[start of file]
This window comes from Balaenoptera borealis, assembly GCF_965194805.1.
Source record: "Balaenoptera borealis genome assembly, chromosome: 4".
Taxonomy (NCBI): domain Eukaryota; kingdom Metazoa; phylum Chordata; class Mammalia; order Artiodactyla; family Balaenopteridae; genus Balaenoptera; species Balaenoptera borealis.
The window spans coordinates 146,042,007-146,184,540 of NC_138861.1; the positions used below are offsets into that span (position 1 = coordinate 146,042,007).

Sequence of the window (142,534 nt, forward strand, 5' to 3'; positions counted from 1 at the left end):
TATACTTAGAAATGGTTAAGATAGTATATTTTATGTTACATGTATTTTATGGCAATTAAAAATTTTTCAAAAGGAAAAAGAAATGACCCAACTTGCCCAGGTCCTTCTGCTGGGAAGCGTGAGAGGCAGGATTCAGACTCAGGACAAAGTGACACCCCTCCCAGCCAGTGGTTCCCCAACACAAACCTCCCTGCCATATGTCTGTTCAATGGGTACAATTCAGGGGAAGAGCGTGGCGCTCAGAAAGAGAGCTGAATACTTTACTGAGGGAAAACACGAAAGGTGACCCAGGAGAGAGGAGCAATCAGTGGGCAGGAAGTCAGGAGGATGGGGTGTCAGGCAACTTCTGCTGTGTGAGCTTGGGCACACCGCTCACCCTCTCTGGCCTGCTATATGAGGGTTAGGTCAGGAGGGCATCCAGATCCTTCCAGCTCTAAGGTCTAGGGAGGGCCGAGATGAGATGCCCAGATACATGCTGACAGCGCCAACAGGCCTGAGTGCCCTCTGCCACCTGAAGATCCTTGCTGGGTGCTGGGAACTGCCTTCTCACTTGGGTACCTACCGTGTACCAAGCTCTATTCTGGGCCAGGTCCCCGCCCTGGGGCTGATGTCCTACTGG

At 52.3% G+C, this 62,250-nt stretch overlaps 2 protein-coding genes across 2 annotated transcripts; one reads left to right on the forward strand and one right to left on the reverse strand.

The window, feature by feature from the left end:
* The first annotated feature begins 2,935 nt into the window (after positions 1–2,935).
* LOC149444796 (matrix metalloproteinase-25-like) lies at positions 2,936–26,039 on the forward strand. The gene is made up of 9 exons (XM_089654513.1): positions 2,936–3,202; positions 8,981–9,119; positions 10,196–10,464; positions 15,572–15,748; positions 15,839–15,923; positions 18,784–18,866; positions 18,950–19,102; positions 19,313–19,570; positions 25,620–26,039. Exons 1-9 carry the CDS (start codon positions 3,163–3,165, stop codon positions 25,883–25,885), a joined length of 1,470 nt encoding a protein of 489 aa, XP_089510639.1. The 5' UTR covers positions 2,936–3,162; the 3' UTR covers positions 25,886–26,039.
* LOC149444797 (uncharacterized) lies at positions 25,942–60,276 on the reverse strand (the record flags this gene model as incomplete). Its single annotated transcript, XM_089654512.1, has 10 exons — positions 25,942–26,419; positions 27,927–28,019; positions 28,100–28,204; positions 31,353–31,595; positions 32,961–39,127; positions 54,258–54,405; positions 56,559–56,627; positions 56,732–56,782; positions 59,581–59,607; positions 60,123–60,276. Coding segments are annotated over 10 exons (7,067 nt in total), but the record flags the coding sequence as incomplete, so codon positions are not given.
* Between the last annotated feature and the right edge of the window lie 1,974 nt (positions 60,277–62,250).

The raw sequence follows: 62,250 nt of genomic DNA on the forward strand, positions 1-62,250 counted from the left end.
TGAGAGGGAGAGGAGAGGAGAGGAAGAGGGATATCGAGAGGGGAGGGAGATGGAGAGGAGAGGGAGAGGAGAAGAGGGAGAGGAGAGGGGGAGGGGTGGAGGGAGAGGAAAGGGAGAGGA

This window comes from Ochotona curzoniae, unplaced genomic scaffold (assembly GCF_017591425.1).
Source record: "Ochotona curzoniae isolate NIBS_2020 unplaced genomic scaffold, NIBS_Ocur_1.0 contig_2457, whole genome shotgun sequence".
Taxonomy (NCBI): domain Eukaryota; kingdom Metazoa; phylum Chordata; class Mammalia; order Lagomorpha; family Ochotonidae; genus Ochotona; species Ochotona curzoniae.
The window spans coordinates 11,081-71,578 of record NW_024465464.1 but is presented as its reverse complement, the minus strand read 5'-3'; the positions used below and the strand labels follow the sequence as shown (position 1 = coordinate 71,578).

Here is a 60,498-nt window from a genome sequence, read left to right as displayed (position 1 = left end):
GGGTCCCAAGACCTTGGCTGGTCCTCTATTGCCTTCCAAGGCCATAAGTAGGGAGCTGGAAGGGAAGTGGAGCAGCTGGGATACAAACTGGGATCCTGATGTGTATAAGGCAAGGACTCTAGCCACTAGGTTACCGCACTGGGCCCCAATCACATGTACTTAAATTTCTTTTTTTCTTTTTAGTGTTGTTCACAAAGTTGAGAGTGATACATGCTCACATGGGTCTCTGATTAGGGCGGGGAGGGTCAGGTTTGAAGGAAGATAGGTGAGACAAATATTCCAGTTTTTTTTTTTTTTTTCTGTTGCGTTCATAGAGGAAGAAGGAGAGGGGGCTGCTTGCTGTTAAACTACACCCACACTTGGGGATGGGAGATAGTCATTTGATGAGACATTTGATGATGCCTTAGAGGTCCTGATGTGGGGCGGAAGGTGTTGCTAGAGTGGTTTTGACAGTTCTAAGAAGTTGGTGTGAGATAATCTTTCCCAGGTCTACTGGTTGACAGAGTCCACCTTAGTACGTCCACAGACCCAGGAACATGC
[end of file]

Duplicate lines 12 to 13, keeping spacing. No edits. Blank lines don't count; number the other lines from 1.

* Between the last annotated feature and the right edge of the window lie 1,974 nt (positions 60,277–62,250).

The raw sequence follows: 62,250 nt of genomic DNA on the forward strand, positions 1-62,250 counted from the left end.